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You've probably heard of capital gains, and you may know that our friends at the IRS collect taxes on them. But maybe you don't know exactly what capital gains are or how the taxation of them works. If that sounds about right, read on.

First off, know that most of the things you own are capital assets. These include not only investments, but also homes, cars, books, and that pair of vintage clown shoes in the back of your closet. (For businesses, capital assets are generally things such as land or factories or equipment -- items typically held for more than a year that are used to generate profits and are difficult to liquidate into cash.)

If you own a capital asset and then sell it, you will probably realize a gain or loss. These gains and losses are of great interest to the IRS, which expects you to report them.

Capital gains tax rates
When it comes to taxing your capital gains, the length of time you held the asset makes a difference. Gains on assets held for a year or less are taxed at your ordinary income-tax rate -- which can approach 40% for the highest earners. Assets held for longer than a year enjoy long-term capital gains tax rates, which are usually lower than income-tax rates for most people. For those in the 10% or 15% tax brackets, the tax rate is often 0%. For most folks in higher tax brackets, it's 15%. And for some high earners, it's 20%.

Capital losses are treated differently. In general, you get to offset your capital gains with your capital losses. For example, if your gains total $12,000 and your losses total $7,000, you're only taxed on the $5,000 difference. What happens if your losses exceed your gains? Well, then you get to offset some of your income tax with that loss by deducting the excess loss from your taxable income. You can deduct up to $3,000 in losses from your taxable income per year. If you still have losses left, you can generally carry them over into following years.

As another example, imagine you have $10,000 in losses and $5,000 in gains. You can wipe out your gains with $5,000 of your losses, so you owe nothing on the gains. With your remaining $5,000 loss, you can subtract $3,000 from your taxable income. You'll be left with $2,000 in losses that you can apply in the following year. As the IRS explains, "You may use the Capital Loss Carryover Worksheet found in either Publication 550, Investment Income and Expenses, or the Form 1040, Schedule D Instructions (PDF), Capital Gains and Losses, to figure the amount eligible to be carried forward."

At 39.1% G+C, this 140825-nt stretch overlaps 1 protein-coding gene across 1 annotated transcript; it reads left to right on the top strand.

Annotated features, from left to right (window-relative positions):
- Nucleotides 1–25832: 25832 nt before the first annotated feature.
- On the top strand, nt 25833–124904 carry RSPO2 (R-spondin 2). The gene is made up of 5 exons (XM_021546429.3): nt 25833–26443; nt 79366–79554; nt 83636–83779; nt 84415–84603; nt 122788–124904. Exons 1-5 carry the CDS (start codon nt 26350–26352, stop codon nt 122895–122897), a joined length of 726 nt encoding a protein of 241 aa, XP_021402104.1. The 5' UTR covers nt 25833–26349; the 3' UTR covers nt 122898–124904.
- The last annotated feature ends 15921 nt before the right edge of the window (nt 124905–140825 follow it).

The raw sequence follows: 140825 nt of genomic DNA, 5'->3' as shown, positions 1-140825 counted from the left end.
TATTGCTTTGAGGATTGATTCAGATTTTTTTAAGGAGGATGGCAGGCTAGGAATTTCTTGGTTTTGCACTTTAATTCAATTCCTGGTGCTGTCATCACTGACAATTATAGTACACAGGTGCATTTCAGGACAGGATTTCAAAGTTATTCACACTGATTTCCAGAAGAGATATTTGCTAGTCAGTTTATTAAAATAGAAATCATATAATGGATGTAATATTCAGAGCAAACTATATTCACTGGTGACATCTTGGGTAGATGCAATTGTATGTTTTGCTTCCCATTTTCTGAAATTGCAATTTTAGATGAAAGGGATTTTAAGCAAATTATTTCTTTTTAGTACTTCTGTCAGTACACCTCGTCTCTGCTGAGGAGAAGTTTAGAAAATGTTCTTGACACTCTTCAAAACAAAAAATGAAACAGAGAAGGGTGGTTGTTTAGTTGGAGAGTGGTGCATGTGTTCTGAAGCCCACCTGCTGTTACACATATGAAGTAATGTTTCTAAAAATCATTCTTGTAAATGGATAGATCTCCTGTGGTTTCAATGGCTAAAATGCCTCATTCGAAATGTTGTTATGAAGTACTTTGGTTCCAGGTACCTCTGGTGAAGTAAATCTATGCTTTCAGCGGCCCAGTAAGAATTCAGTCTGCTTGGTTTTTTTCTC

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Extra wrinkles and details
Of course, when it comes to taxes, few things are simple and clear-cut. For some kinds of capital assets, there are steeper maximum rates. As my colleague Dan Caplinger has explained:

If you've depreciated certain types of property, then you have to recapture some of that depreciation when you sell, and the resulting gains get taxed at 25%. Meanwhile, for sales of collectibles and small-business stock, a maximum of 28% applies. For investors, the key to remember is that precious-metals bullion investments like gold and silver coins are treated as collectibles, as are the popular exchange-traded vehicles SPDR Gold Shares and iShares Silver. Bear in mind, though, that you'll never pay more than your ordinary tax rate.

Meanwhile, the IRS only lets you reduce your taxes with capital losses if they're related to investments. (Remember, when it comes to gains, it levies taxes on capital assets whether or not they're investments.) As my colleague Matthew Frankel explained perfectly: "So when you buy a couch for $1,000 and sell it for $300 years later, you can't write off the difference, but if you sell it for more than $1,000, you'll get taxed on the profit." It may seem even more unfair if you suffer a $100,000 loss when you sell your primary home and don't get to deduct that loss. Your primary home is considered an asset for your personal use, not an asset held for investment purposes.

Spend a little time learning about taxes, and you can save money. One strategy, for example, is to sell some underwater stocks before you might otherwise want to just to generate a capital loss with which to offset some gains. (If you plan to buy that stock back, know that you need to wait for at least 31 days, lest you run afoul of the "wash sale" rules. Also, if you're thinking of selling a stock you've held for 11 months for a gain, you might consider holding off until it qualifies for a lower, long-term capital gains tax rate.

That said, tax considerations alone should not drive your investment decisions. If your investment thesis and your gut tell you it's time to sell now, then let them be your guide.

Longtime Fool specialist Selena Maranjian, whom you can follow on Twitter, has no position in any stocks mentioned. Nor does The Motley Fool. Try any of our Foolish newsletter services free for 30 days. We Fools don't all hold the same opinions, but we all believe that considering a diverse range of insights makes us better investors. The Motley Fool has a disclosure policy.